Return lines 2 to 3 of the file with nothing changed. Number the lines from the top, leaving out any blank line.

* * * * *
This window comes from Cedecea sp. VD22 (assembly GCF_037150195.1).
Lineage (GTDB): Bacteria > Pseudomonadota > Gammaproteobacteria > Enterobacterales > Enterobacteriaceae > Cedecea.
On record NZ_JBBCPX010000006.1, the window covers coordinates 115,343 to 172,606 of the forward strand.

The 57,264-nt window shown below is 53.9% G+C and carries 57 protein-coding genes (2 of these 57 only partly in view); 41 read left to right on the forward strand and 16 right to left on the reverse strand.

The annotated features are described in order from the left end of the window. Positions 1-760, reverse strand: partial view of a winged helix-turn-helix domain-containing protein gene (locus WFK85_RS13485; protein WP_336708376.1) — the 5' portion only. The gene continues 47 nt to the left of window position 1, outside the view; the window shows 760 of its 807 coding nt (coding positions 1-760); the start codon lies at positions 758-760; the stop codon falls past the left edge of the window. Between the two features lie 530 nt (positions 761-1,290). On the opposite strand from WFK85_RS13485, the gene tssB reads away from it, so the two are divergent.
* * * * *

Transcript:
Lineage (GTDB): Bacteria > Pseudomonadota > Gammaproteobacteria > Enterobacterales > Enterobacteriaceae > Cedecea.
On record NZ_JBBCPX010000006.1, the window covers coordinates 115,343 to 172,606 of the forward strand.